Presto! All back together. Sorry, in the heat of getting the transmission reassembled pictures were forgotten. The sequence of reassembly was: Grease the bearings and slide the output shaft back into the housing. Mount the stepper motor onto the new endcap. mount the wave generator hub onto the stepper shaft and assemble the wave generator components onto the hub. Mount the endcap onto the housing. This entails pushing the wave generator into the flexible spline cup that is attached to the output shaft. The flexible spline is deformed into an oval during this push. And you need to do this straight so that the splines engage correctly of either side of the cup. I took it off and put it on several times to get things lined up. I can’t think of any way to check the alignment so I just took it off and on until it seemed to be settled in. If it is mis-aligned supposedly if turns rough. Well, a greased 200 to 1 gear reduction doesn’t turn with your fingers on the stepper shaft. I put a knob on the other end of my dual output stepper motor (important that it be dual output!) and it seemed to turn ok but stiff. Best guess is that it was OK.
The intent for the 4th axis is to have a 4 jaw chuck on the output end. At the start there was no intention to pull the whole harmonic transmission apart. And thus no intention to do any machining on the output shaft. So a clamping backplate was designed for the chuck. The hole in the backplate is a 0.001 inch interference with the shaft. The plan was to heat the backplate up until it slip on the shaft. After it cooled that slit would be pulled tight with bolts across the slit.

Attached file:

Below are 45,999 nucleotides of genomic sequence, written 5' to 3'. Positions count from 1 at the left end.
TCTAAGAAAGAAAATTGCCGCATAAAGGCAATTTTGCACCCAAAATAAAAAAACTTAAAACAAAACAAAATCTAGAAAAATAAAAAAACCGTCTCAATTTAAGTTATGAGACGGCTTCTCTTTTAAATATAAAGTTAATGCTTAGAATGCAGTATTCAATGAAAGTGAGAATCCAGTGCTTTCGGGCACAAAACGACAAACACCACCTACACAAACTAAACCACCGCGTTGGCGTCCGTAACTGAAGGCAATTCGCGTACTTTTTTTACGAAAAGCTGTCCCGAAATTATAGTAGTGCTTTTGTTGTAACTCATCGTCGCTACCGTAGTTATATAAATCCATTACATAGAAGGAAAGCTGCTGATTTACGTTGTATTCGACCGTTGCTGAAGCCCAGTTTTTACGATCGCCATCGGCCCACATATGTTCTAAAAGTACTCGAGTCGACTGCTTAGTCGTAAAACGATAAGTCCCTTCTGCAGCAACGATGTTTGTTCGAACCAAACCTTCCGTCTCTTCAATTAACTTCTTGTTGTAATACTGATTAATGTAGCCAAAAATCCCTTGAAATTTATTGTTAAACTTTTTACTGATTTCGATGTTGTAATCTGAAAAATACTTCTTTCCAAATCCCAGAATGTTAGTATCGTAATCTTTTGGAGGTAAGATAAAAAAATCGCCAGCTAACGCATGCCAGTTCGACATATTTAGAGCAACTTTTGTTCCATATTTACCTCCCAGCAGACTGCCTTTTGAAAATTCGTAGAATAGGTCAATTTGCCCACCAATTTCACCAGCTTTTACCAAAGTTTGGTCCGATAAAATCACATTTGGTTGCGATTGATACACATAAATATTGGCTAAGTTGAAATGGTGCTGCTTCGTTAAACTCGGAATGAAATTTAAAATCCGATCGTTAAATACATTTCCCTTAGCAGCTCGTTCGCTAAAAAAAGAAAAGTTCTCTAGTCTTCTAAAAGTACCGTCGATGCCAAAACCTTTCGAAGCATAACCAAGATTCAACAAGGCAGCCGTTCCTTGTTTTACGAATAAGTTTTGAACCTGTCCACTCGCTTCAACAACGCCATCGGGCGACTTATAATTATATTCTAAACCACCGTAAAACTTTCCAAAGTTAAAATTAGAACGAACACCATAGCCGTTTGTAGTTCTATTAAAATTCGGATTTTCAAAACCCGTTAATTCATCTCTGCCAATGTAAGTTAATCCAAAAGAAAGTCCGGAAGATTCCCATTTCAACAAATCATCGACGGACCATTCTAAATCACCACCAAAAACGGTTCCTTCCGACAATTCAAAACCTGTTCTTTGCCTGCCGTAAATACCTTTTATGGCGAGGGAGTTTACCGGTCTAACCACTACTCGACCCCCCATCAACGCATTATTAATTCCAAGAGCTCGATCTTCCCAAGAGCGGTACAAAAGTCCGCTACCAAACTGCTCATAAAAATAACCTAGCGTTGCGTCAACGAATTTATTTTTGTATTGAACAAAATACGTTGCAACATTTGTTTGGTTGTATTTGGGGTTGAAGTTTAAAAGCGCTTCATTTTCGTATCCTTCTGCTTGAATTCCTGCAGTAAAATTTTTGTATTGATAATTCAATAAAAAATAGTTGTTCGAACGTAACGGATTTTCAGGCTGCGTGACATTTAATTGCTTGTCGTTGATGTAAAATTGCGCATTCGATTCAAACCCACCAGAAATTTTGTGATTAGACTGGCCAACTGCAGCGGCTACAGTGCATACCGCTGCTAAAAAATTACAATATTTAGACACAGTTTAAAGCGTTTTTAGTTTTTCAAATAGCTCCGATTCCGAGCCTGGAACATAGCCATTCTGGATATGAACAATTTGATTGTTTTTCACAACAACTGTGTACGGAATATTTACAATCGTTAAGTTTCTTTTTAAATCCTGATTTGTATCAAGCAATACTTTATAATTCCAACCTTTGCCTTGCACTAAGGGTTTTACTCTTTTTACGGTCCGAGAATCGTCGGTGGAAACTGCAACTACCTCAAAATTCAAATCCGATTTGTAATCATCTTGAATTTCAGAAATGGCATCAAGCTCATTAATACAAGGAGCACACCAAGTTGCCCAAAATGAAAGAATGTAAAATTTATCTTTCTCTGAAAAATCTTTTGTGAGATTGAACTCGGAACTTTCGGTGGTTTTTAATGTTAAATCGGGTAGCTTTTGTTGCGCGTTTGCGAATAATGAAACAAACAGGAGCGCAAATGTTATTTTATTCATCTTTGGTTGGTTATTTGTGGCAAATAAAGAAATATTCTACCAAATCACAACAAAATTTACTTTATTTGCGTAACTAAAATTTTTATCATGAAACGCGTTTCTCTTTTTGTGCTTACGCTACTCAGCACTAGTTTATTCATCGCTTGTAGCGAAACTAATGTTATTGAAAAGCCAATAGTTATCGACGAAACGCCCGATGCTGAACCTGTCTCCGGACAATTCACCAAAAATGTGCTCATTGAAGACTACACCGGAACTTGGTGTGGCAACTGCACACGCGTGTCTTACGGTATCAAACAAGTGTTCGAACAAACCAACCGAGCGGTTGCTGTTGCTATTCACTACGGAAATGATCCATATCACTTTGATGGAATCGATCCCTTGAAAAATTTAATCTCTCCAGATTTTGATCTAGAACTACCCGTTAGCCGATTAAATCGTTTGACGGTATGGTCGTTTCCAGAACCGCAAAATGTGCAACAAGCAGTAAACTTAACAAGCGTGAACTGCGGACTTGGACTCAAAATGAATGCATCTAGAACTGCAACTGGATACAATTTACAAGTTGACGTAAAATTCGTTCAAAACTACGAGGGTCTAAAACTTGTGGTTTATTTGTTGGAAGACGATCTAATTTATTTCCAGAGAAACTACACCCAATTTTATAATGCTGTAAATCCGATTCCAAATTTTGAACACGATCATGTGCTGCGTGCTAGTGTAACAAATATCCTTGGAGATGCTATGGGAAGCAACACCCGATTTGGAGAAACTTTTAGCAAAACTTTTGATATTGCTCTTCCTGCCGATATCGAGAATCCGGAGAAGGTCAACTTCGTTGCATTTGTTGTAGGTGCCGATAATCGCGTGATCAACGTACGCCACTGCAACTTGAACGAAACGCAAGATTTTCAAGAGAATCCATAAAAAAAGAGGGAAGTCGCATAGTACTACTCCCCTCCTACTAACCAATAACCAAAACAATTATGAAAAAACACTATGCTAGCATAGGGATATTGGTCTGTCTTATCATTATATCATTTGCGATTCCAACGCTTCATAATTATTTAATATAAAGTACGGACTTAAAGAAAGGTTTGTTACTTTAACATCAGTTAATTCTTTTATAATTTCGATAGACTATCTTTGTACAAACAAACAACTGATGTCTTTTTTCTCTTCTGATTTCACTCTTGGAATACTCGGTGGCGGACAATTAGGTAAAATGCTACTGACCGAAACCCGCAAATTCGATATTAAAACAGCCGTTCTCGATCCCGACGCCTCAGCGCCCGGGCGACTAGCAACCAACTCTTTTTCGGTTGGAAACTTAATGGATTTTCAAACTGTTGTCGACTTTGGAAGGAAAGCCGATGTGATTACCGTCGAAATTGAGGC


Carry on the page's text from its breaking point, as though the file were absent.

The back plate was machined out of aluminum on the lathe and mill. It is as thick as it is since the transmission shaft is larger diameter than the through hole in the chuck. So the back of the chuck can’t get any closer to the transmission than the end of the shaft. And I thought the more massive the better.
Chuck backplate on shaft. Good thing I had the slit. After heating it the first time I slid it on the shaft only to discover I put it on backwards. The slit had to be wedged open to remove the backplate. Second time was a charm. 350 deg F opened up the interference fit so that it slid on easily.
Endplay and radial runout was checked. Endplay is zero with the setscrew preloaded but also appears to be a linear function of how tight the setscrew is torqued. Makes sense I guess. TIR was about 0.0015 inch on the backplate and 0.0025 inch on the chuck. Close enough and this is a 4 jaw chuck anyway.
The setscrew in the center of the photo is the preload setscrew. If I build another one of these I will make three more setscrew holes all at 90 deg to each other. That will load the ring equally around the perimeter.
4th axis mounted in milling vise. Turns out this was a bad idea.
Here is a link to video of the 4th axis milling. Milling Test
The stiffness tests consisted of applying side loads to the chuck in question while measuring the load applied and the deflection result. A luggage weight checker was used to determine the side load and a test indicator the side deflection.
The test showed that the 4th axis when mounted in the vise was very flexible. This was how the part was machined and it is a wonder it turned out as good as it did. There is not a straight side on the commercial housing and when you pushed on the side of the axis you could hear it it clunk. This was also shown by the large amount of compliance measured and shown in the chart. Mounting the 4th axis to the table made it almost twice as stiff. Then running the preload on the setscrew up as high as an allen wrench could be pushed resulted in a stiffness three times the original vise mounted stiffness. So mounting and preload are important to good results with this 4th axis.
Project complete. Ahhhhhhhhhhh now some beer.